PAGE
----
Typically turbulence mixes seawater and the things in it. Turbulence takes isolated patches of increased salt, heat, sediment, even plankton, and spreads them out so they are uniformly distributed in space. But researchers have found, contrary to previous ideas, when phytoplankton have the ability to self-propel, they don’t have to disperse. Instead, turbulence can cause motile phytoplankton to aggregate and form patches! And it is this ‘unmixing’ may explains how phytoplankton concentrations become patchy in the ocean at really tiny sub-metre scales.In a new paper, researchers managed to ‘unmix’ phytoplankton by recreating the interaction between turbulence and phytoplankton in both a lab experiment and a numerical simulation. Turbulence is filled with lots of swirls and whirls, you can think of it as being made up of many eddies of many sizes. To recreate the eddies that are in real turbulence in an easily measured environment, these researchers made 2 tiny vortices 4 mm in diameter in a tank. The eddies were injected with the phytoplankter Heterosigma akashiwo (the microorganism that causes the dreaded Red Tide). Using a camera, they were able to determine that instead of spreading out, the phytoplankton tended to accumulate at the centers of these vortices! Then for good measure, they also ran a numerical simulation. Computer-generated phytoplankton were placed into computer generated turbulence. By examining phytoplankton concentrations after the turbulence was turned on, it was determined that the aggregations are caused by local regions of downwelling caused by turbulent eddies. These small downward flows focuses their trajectories, causing the phytoplankton to all end up at the same place and create crowds of phytoplankton that were 10X as dense as their would be if there was no turbluence!
How exactly are phytoplankton ‘unmixed’? In other words, if I am a motile cell in a big turbulent sea, how should me and my buddies swim so that we can meet up and have these patchy phytoplankton parties?
First of all, don’t be dead. No seriously, dead phytoplankton in both the lab experiment and the turbulence model did not make patches. Only those that are alive and can move themselves in some way formed patches.
Second, you need to swim fast. If you swim faster than the flows in all the tiny vortices created by turbulence, you can swim to the center or edges of these eddies, meet up with your bros and rage on! But while you need to be quick, you don’t need to be the Michael Phelps of the microscopic world. The authors found that you only need to swim faster than the smallest turbulent eddies, rather than the largest and fastest eddies in a turbulent patch as previously thought.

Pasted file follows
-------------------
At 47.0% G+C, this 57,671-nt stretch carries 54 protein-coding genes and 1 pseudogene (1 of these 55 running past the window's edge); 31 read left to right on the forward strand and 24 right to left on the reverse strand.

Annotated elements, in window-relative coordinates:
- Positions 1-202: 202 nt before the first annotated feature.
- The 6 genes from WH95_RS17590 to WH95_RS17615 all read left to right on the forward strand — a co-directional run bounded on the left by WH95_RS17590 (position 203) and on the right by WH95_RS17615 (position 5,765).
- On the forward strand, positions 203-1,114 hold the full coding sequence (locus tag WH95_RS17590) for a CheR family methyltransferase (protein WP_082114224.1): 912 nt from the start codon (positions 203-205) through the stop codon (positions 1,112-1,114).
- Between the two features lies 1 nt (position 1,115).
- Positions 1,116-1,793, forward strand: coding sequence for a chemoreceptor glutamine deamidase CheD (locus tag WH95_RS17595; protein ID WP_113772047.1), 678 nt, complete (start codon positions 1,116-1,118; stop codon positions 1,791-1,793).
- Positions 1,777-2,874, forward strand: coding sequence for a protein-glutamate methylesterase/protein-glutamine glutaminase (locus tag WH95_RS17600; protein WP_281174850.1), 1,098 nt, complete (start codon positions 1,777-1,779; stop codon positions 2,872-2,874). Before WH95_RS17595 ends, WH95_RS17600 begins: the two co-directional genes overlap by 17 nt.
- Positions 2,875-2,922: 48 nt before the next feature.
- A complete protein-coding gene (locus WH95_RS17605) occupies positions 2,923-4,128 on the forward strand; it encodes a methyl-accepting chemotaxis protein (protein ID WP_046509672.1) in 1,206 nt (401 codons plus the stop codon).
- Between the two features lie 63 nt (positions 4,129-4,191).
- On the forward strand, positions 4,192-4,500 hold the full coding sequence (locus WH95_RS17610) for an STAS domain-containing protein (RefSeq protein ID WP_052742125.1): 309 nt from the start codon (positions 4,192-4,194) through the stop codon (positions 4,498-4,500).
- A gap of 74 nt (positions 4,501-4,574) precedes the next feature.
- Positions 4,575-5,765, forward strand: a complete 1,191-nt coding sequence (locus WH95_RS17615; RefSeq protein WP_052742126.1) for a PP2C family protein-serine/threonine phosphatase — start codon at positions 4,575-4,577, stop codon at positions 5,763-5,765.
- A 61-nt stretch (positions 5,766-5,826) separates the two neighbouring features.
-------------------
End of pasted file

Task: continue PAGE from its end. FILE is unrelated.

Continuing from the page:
Lastly, you also need to be swimming to the party in a particular state. Humans, when headed to a party, are typically in one of three party states: stone-cold-sober, happily-tipsy, or drunk-as-a-skunk (no phytoplankton were intentionally inebriated in this study). If your group of phytoplankton are in the stone-cold-sober state, you will be traveling in very straight lines upwards and won’t be able to find each other. NO PARTY FOR YOU. If your group of plankton are in the drunk-as-a-skunk state, you will all be wandering all over the place tumbling end over end in any random direction and also won’t be able to find each other. NO PARTY FOR YOU EITHER. But those plankter that are in the somewhat tipsy state, their path isn’t too straight and it isn’t to random which maximizes their ability to find each other. PARTY FOR YOU!! Whether phytoplankton move in a straight line or a random line is determined by their ability to stabilize their torque in turbulent shear. Luckily, the type of conditions that cause phytoplankton to be in the state of intermediate stability are readily found in the ocean.
But why patch? During periods of sexual reproduction, it is likely advantageous to have high densities of phytoplankton. A phytoplankton orgy if you will. On the other hand, it could also be bad to patch. Bad because you have to compete for nutrients (like the last beer at a party), or even make you an easy target for zooplankton predation. Hungry zooplankton have been known to hover in centimeter scale prey patches, gorging on hapless phytoplankton.
But the authors also discuss an intriguing aspect of this ‘unmixing’ due to motility. What if the plankton themselves determine their density distribution? Theoretically, a phytoplankter could choose to change how fast it swims or how much it tumbles, making it more or less likely to aggregate. Therefore if it is to their advantage, phytoplankton can cause themselves to either spread out or form patches! To patch or not to patch, that is the question. In the sprit of maritime revelry, I am going to assume they chose to patch intentionally.
William M. Durham, Eric Climent, Michael Barry, Filippo De Lillo, Guido Boffetta, Massimo Cencini, Roman Stocker. Turbulence drives microscale patches of motile phytoplankton. Nature Communications, 2013; 4 DOI:10.1038/ncomms3148